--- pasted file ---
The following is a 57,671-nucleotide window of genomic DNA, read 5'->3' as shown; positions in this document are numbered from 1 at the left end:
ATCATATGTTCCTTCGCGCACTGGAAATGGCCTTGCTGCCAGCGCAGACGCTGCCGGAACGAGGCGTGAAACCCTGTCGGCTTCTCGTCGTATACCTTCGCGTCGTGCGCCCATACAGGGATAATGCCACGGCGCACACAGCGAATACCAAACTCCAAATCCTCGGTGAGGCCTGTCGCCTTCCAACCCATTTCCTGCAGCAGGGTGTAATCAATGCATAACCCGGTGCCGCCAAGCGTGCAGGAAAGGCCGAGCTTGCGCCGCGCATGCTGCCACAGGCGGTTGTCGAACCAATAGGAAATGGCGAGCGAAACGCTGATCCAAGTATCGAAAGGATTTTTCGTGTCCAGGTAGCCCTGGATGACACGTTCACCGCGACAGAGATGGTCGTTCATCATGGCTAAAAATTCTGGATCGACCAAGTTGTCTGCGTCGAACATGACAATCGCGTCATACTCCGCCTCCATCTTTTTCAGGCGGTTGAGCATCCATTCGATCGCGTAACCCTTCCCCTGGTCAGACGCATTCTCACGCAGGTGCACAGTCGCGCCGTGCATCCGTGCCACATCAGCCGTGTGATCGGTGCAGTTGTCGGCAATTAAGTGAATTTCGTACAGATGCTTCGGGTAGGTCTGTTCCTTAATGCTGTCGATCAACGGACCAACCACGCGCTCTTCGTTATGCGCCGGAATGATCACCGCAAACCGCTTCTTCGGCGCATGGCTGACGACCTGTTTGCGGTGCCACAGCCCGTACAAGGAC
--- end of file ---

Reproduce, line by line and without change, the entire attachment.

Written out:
The following is a 57,671-nucleotide window of genomic DNA, read 5'->3' as shown; positions in this document are numbered from 1 at the left end:
ATCATATGTTCCTTCGCGCACTGGAAATGGCCTTGCTGCCAGCGCAGACGCTGCCGGAACGAGGCGTGAAACCCTGTCGGCTTCTCGTCGTATACCTTCGCGTCGTGCGCCCATACAGGGATAATGCCACGGCGCACACAGCGAATACCAAACTCCAAATCCTCGGTGAGGCCTGTCGCCTTCCAACCCATTTCCTGCAGCAGGGTGTAATCAATGCATAACCCGGTGCCGCCAAGCGTGCAGGAAAGGCCGAGCTTGCGCCGCGCATGCTGCCACAGGCGGTTGTCGAACCAATAGGAAATGGCGAGCGAAACGCTGATCCAAGTATCGAAAGGATTTTTCGTGTCCAGGTAGCCCTGGATGACACGTTCACCGCGACAGAGATGGTCGTTCATCATGGCTAAAAATTCTGGATCGACCAAGTTGTCTGCGTCGAACATGACAATCGCGTCATACTCCGCCTCCATCTTTTTCAGGCGGTTGAGCATCCATTCGATCGCGTAACCCTTCCCCTGGTCAGACGCATTCTCACGCAGGTGCACAGTCGCGCCGTGCATCCGTGCCACATCAGCCGTGTGATCGGTGCAGTTGTCGGCAATTAAGTGAATTTCGTACAGATGCTTCGGGTAGGTCTGTTCCTTAATGCTGTCGATCAACGGACCAACCACGCGCTCTTCGTTATGCGCCGGAATGATCACCGCAAACCGCTTCTTCGGCGCATGGCTGACGACCTGTTTGCGGTGCCACAGCCCGTACAAGGAC